In Living Color
Photography series breaks open 1950s segregation
There are no images of police brutality or sit-ins. The exhibit’s subject matter wouldn’t make the national news or get the Ken Burns documentary treatment. Unlike the gritty, black-and-white snapshots that haunt the pages of most of our history books, these photographs are in full color. Yet, with humility and grace, the images that appear in Parks’ Segregation Series deliver an equally powerful blow against the segregation and racism prevalent in the South in the decades before the passage of the Civil Rights Act of 1964.
Parks recalls that while scouting African-American families to photograph in Alabama, the bureau chief assigned to be his guide leaked his whereabouts to a white supremacy group.
Parks was on assignment in Mobile, Alabama, for a Time magazine photo essay entitled, “The Restraints: Open and Hidden,” which appeared in a September 1956 issue. Only 20 of the photographs made it to final publication, and the other transparencies were thought lost. They were forgotten until the spring of 2012, when the Gordon Parks Foundation discovered 70 dusty transparencies in the bottom of an old storage box.
Most of the images, however, focus on everyday, mundane activity. Like “Ondria Tanner and Her Grandmother Window-Shopping, Mobile, Alabama,” in which a young girl peruses a clothing store display, gazing admiringly upon the rows and rows of white mannequins in the window. Or “Mr. and Mrs. Thornton, Mobile, Alabama,” where an older couple poses plainly in their living room, with a framed photograph of their ancestors on the wall behind them and a mosaic of the younger generation’s snapshots inside the coffee table in front of them.
These quiet and compelling photographs elicit a reaction that was essential to the undoing of institutionalized racial prejudice: empathy. Instead of focusing on the familiar faces and names of the civil rights movement that now highlight our history books, Parks introduced Time’s readers to the Thornton clan, who continued on with life as normally as possible during decades of Jim Crow segregation.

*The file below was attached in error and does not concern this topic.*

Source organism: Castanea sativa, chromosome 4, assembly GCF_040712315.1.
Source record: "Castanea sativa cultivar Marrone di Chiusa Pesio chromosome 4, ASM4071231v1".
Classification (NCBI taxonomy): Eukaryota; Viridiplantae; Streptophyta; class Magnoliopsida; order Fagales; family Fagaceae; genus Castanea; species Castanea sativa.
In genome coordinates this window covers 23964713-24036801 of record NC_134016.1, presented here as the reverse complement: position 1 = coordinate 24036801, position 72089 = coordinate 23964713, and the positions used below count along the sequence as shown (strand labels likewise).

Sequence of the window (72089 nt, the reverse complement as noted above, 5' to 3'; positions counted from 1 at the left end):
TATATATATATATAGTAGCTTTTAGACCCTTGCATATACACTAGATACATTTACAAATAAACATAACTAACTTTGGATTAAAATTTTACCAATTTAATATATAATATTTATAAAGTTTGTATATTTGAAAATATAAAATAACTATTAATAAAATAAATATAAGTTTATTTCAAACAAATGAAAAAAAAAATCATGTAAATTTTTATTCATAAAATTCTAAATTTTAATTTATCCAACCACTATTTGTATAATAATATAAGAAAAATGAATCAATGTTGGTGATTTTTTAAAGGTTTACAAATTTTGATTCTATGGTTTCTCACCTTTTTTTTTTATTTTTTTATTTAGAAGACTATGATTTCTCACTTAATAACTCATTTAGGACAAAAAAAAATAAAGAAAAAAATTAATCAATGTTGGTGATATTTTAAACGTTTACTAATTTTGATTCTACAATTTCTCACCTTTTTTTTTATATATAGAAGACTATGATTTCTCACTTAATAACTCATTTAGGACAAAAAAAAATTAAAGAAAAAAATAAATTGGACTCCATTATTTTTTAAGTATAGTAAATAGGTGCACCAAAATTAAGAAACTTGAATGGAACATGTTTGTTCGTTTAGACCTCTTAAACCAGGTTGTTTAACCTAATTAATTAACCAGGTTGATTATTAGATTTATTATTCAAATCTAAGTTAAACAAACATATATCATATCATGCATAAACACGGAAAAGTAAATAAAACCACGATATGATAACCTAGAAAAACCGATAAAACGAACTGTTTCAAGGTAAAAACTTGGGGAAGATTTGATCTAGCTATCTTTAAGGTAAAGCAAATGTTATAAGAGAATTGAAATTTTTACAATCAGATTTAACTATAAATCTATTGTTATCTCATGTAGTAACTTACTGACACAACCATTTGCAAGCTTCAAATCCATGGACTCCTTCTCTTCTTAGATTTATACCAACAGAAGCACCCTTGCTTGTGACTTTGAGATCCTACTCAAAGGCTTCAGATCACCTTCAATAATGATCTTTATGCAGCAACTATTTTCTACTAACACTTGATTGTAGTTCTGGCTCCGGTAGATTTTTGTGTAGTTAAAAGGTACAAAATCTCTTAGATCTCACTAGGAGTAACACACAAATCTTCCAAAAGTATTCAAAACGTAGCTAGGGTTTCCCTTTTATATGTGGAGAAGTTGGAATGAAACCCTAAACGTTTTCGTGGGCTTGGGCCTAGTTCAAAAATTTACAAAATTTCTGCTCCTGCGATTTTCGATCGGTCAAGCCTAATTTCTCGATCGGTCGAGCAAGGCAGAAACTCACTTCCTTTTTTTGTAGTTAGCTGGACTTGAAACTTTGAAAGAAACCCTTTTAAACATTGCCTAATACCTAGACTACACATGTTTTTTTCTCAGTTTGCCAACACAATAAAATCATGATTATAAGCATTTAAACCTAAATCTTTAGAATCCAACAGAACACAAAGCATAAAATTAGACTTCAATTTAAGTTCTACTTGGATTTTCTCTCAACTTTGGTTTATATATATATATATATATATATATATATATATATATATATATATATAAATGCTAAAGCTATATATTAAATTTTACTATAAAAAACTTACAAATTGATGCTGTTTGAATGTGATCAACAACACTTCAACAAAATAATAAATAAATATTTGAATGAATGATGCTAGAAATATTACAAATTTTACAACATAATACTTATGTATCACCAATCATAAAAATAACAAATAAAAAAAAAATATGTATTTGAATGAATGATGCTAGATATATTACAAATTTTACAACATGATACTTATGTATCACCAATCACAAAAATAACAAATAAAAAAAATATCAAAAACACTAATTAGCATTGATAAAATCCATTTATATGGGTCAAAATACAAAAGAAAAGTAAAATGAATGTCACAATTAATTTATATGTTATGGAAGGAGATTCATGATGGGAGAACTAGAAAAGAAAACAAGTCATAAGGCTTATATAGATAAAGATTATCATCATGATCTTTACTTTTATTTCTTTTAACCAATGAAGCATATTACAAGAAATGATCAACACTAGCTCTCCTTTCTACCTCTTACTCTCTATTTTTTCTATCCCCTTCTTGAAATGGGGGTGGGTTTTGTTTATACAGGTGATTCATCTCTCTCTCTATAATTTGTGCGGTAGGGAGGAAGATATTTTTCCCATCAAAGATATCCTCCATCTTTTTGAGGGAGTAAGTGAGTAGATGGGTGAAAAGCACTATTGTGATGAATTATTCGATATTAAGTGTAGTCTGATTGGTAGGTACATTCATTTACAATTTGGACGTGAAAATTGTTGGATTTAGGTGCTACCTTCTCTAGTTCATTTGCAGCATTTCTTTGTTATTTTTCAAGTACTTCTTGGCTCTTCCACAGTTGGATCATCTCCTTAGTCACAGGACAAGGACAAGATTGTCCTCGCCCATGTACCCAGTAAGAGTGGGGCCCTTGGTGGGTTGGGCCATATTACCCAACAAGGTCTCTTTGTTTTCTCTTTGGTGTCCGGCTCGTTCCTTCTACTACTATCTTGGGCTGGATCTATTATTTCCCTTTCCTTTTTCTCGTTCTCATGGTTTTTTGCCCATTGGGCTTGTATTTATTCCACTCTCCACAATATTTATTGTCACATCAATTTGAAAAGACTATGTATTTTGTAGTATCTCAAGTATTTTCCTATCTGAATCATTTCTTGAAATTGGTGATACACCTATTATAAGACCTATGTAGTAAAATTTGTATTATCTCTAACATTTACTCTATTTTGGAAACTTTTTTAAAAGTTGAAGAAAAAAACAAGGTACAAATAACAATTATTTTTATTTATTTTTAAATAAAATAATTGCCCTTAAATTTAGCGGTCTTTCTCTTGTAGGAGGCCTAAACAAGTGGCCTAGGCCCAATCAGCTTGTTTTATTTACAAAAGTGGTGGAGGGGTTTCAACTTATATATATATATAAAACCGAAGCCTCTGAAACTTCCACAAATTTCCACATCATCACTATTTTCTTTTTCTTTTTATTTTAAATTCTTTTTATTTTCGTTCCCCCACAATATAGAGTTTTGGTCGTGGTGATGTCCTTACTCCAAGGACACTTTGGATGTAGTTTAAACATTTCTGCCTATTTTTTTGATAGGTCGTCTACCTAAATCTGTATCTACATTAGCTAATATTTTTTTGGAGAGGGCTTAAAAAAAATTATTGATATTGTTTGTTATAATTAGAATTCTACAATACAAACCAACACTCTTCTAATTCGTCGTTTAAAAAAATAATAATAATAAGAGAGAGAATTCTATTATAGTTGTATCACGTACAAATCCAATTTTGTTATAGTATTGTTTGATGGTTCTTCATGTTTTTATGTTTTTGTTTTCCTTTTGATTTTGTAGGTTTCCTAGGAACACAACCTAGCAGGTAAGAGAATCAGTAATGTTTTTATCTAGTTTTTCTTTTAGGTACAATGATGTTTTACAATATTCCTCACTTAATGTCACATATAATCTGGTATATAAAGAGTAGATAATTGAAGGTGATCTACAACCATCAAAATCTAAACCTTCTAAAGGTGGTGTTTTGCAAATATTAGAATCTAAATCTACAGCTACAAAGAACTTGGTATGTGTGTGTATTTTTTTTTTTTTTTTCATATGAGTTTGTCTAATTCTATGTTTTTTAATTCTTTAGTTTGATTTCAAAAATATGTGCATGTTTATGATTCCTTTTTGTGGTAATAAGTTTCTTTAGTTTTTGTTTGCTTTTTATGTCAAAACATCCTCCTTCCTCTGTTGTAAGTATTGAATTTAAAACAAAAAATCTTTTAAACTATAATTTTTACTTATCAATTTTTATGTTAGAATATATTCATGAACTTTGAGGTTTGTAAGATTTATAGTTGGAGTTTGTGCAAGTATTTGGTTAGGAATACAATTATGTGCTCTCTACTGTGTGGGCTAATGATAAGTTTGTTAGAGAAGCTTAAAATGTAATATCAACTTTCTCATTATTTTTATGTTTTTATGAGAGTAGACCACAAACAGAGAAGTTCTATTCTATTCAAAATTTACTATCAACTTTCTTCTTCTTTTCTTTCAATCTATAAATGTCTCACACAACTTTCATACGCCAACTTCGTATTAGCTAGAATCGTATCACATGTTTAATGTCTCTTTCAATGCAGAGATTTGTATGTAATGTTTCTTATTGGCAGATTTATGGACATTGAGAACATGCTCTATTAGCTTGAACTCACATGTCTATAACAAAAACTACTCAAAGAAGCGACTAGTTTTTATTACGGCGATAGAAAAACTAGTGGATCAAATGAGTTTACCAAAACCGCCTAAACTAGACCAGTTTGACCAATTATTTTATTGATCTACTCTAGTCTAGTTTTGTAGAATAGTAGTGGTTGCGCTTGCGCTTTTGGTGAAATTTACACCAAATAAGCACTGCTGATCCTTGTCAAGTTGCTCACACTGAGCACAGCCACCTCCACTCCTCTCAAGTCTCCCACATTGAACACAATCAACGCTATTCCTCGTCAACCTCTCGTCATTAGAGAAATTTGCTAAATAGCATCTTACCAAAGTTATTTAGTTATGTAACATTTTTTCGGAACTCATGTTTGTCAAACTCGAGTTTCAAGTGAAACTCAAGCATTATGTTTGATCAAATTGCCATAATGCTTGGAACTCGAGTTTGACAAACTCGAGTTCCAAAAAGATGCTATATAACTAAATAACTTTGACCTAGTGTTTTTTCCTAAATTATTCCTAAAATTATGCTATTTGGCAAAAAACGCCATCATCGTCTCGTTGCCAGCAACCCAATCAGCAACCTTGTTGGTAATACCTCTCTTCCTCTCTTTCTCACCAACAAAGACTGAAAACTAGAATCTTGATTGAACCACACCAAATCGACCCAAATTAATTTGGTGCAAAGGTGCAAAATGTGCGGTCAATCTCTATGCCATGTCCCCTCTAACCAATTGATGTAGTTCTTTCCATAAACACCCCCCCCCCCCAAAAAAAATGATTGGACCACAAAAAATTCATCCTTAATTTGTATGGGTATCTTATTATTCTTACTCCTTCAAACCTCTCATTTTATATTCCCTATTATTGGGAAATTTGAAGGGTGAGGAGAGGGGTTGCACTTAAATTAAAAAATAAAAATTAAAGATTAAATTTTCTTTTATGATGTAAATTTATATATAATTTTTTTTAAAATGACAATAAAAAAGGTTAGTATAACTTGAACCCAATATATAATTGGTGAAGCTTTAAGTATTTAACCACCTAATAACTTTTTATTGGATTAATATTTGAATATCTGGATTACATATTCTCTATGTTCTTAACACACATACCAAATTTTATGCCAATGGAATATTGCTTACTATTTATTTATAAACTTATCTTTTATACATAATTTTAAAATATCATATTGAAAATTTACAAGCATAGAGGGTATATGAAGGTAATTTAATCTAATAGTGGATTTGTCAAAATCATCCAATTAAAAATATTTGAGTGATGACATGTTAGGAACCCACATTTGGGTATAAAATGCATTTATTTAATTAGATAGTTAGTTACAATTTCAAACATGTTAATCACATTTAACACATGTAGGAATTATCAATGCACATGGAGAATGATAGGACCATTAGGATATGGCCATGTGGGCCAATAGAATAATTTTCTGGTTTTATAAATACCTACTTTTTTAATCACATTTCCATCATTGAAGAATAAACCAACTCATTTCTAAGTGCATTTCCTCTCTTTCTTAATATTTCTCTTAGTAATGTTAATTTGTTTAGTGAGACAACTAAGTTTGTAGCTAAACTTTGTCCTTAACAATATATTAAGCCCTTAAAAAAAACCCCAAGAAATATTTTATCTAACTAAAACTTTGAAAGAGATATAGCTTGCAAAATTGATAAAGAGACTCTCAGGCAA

The photographs successfully challenge racism at its very core. The ordinariness of the lives of the Thornton family shattered the delusion that somehow African-Americans are inferior to whites—a belief that pervaded popular culture at the time. For perhaps the first time, readers—both white and black—were introduced to holistic images that demonstrated the Thornton family was no different from any other American family.
Just take a look at Parks’ “At Segregated Drinking Fountain, Mobile, Alabama,” the illustrative image of the collection. An African-American family takes a minute out of the hot afternoon sunshine for a cool drink of water from the “colored only” water fountain. Just as eye-catching are the females’ fashion-conscious 1950s dresses. If not for those segregated fountains, it would be the very height of normalcy.
However, the reality was not all sunshine and pretty dresses. In Parks’ posthumous memoir, A Hungry Heart, the photographer dedicates an entire chapter to this very trip documenting segregation in the Deep South. Parks recalls that while scouting African-American families to photograph in Alabama, the bureau chief assigned to be his guide leaked his whereabouts to a white supremacy group. Then, upon publication of Parks’ photo essay in Time, the magazine donated $25,000 to help the Thornton family relocate after part of the family was forcibly removed from their Shady Grove, Alabama home by an angry mob.
Like the history it documents, viewing the Segregation Series is equally uplifting and harrowing. It’s easy to skim over some of the less desirable pages of our history books, yet the Gordon Parks’ Segregation photographs serve as a lasting reminder of the people who lived with segregation—and persevered despite of it.
Gordon Parks, Segregation Series opening reception
Saturday, Feb. 1, 6 to 8pm
Richard Levy Gallery
514 Central SW
Exhibit open until March 1
Gallery Hours: Tuesday through Saturday, 11am to 4pm
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